In that context, the commission must take into consideration the nature of the goods affected, as well as the real conditions of the functioning and structure of the markets in question. In Lundbeck, it would appear that the commission ignored the economic and legal reality, which can be summarised as follows:
- Patent settlement agreements in the pharmaceutical sector are a symptom of the weaknesses of the current IP enforcement regime in Europe, which is highly fragmented and inefficient.
- Patent disputes are often litigated in multiple jurisdictions and are complex and costly. The outcomes are something of a lottery and often contradictory.
- Any infringement, invalidity counterclaim or revocation action may be subject to diverse national rules. Effective injunctive relief may or may not be available.
- Generic launch at risk in just one country can cause irreparable harm to the extent that it has an irreversible and immediate effect on the reimbursement price of a product. Even if the patent holder ultimately prevails in upholding the validity of the patent, the reimbursement price will not rise to the level of pre-generic entry.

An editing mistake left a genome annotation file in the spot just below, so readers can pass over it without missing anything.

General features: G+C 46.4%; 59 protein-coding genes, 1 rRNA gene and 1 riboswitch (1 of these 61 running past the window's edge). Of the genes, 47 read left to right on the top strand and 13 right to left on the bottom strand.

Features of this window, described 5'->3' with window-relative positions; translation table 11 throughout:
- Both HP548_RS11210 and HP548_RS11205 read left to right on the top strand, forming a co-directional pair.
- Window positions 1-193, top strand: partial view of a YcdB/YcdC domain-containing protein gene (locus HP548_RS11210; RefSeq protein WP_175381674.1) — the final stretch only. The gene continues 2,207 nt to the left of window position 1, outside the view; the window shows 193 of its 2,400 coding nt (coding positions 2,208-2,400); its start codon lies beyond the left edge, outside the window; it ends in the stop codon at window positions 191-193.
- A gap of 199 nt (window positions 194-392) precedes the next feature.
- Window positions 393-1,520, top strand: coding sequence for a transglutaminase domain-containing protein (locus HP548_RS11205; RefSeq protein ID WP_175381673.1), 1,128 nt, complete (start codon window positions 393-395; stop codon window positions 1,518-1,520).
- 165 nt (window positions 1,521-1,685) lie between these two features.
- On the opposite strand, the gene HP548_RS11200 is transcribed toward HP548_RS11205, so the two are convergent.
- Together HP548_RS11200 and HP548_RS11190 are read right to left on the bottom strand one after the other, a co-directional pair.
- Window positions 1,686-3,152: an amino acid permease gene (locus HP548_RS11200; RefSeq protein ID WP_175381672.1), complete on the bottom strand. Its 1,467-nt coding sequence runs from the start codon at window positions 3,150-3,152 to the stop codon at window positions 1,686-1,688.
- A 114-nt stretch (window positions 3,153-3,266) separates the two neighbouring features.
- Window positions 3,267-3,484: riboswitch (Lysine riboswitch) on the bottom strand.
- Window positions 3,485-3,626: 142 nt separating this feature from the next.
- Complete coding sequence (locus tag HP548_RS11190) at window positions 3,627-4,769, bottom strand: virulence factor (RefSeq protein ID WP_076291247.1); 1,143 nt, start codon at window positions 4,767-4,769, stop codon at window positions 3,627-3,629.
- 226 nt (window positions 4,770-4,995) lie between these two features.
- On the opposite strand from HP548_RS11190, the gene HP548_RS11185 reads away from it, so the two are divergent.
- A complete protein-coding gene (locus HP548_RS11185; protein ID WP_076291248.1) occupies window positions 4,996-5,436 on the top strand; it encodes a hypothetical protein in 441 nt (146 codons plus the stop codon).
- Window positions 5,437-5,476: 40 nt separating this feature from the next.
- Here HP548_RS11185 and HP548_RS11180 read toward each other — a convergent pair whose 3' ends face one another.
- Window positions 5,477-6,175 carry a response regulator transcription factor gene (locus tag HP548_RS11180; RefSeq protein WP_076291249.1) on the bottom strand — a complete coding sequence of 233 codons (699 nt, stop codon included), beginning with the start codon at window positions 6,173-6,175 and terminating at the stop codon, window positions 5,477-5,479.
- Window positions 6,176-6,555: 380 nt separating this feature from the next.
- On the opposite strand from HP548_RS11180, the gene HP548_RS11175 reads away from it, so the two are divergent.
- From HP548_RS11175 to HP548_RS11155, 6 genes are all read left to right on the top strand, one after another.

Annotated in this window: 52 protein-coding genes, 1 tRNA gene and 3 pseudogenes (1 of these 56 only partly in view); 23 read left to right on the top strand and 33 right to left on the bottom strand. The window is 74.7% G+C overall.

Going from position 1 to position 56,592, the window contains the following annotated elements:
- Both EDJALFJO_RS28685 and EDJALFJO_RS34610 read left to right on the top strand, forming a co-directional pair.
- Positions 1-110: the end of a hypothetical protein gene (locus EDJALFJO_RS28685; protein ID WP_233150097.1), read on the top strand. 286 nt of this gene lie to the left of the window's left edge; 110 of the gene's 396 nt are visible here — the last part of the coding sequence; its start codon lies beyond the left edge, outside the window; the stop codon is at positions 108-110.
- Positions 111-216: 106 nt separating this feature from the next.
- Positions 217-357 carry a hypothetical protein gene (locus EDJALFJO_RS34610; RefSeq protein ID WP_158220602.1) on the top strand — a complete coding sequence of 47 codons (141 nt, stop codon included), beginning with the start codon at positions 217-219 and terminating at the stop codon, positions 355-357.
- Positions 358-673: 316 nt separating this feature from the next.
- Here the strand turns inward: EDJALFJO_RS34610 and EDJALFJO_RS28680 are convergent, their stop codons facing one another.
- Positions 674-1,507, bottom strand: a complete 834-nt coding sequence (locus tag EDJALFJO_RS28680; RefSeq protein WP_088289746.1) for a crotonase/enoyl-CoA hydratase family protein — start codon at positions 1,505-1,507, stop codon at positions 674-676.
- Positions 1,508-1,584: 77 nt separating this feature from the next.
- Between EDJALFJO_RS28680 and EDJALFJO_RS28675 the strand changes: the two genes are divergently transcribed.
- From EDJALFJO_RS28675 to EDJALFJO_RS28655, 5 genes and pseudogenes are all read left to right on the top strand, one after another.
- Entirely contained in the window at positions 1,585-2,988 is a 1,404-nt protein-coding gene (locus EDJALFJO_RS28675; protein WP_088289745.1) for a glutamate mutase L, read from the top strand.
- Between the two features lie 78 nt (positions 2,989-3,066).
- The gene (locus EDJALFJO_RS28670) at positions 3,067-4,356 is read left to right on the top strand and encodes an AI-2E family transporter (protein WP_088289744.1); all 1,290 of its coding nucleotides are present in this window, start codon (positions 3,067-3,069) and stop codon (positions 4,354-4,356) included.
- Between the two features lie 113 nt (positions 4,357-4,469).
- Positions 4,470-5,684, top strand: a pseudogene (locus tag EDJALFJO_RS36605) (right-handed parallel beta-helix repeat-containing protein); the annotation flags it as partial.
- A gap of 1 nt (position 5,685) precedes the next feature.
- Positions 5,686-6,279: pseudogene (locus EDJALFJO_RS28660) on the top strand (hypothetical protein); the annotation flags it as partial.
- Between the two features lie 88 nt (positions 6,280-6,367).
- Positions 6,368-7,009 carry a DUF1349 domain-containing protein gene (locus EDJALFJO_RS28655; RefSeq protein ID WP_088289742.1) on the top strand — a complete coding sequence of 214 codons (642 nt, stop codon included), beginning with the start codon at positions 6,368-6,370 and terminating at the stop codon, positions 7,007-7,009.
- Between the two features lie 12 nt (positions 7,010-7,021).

- That lower reimbursement price in one market can have a magnified knock-on effect where it is included in other countries' international reference price systems. Quantifying those international losses is difficult; and seeking their inclusion in a national judge's assessment of damages is next to impossible.
These stark realities mean that it is entirely rational for parties in Europe to settle patent disputes on terms which involve some form of (even substantial) value transfer.
Three dissenting US Supreme Court justices rejected a regime "where courts ignore the patent and simply conduct an analysis of the settlement without regard to the validity of the patent". This is the correct approach, but one which the commission regrettably failed to follow.
Patent settlement agreements are efficiency enhancing and legitimate when there are bona fide grounds for dispute. The fact that they may involve a value transfer says nothing about the validity or strength of the disputed rights. Circumstantial evidence regarding profits to be gained by generic delay ought to have no role in the debate either, unless the disputed patent has been obtained fraudulently or the settlement includes restrictions that exceed the scope of the patent.
The patent system, for all its imperfections, should remain the only forum for adjudicating on the merits of patents. Regulators and courts on both sides of the Atlantic have chosen to impose an overlay of competition law scrutiny favouring the static, short-term goal of achieving immediate healthcare savings. What is needed is a dynamic view that is mindful of the longer-term implications for research and development spend, patient health and competitiveness.